Mistel (German for “mistletoe”), was the larger, unmanned component of a composite aircraft configuration developed in Germany during the later stages of World War II. The composite comprised a small piloted control aircraft mounted above a large explosives-carrying drone, the Mistel, and as a whole was referred to as the ‘Huckepack’ (“Pick-a-back” in British English, “piggyback” in American English), also known as the Beethoven-Gerät (“Beethoven Device”) and Vati und Sohn (“Daddy and Son”).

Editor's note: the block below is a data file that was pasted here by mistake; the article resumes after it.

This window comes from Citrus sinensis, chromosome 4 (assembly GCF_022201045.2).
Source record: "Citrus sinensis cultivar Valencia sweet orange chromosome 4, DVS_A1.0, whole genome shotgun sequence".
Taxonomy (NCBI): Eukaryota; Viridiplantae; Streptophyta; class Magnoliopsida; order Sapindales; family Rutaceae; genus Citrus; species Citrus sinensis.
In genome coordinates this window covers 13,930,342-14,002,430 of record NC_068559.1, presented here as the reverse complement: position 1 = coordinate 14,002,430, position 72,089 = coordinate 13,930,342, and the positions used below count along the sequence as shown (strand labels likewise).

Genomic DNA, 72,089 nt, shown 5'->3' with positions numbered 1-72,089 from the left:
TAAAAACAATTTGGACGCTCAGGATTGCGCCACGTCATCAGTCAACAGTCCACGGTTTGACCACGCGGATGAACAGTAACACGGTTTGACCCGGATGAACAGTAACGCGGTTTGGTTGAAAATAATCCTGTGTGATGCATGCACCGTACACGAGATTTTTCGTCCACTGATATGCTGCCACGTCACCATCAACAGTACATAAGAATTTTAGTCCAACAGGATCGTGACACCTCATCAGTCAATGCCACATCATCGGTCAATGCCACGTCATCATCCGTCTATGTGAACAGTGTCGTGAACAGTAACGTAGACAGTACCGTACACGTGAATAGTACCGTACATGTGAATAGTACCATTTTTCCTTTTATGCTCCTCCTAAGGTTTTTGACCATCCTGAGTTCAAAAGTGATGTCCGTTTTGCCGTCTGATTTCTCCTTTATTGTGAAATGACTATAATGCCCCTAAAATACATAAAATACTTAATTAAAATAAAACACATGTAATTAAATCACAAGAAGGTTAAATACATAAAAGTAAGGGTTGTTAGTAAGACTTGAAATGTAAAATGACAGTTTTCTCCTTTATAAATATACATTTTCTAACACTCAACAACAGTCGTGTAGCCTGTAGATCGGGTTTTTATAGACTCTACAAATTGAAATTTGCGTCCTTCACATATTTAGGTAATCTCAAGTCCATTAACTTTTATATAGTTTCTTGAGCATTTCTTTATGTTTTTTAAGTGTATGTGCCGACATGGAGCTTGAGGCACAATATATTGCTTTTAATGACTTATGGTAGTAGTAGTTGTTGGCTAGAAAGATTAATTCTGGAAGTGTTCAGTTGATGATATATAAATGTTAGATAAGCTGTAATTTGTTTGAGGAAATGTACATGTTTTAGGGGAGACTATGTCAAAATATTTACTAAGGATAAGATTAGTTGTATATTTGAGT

The most successful of these used a modified Junkers Ju 88 bomber as the Mistel, with the entire nose-located crew compartment replaced by a specially designed nose filled with a large load of explosives. The upper component was a fighter aircraft, joined to the Mistel by struts. The combination would be flown to its target by a pilot in the fighter; then the unmanned bomber was released to hit its target and explode, leaving the fighter free to return to base. The first such composite aircraft flew in July 1943 and was promising enough to begin a programme by Luftwaffe test unit KG 200, code-named “Beethoven”, eventually entering operational service.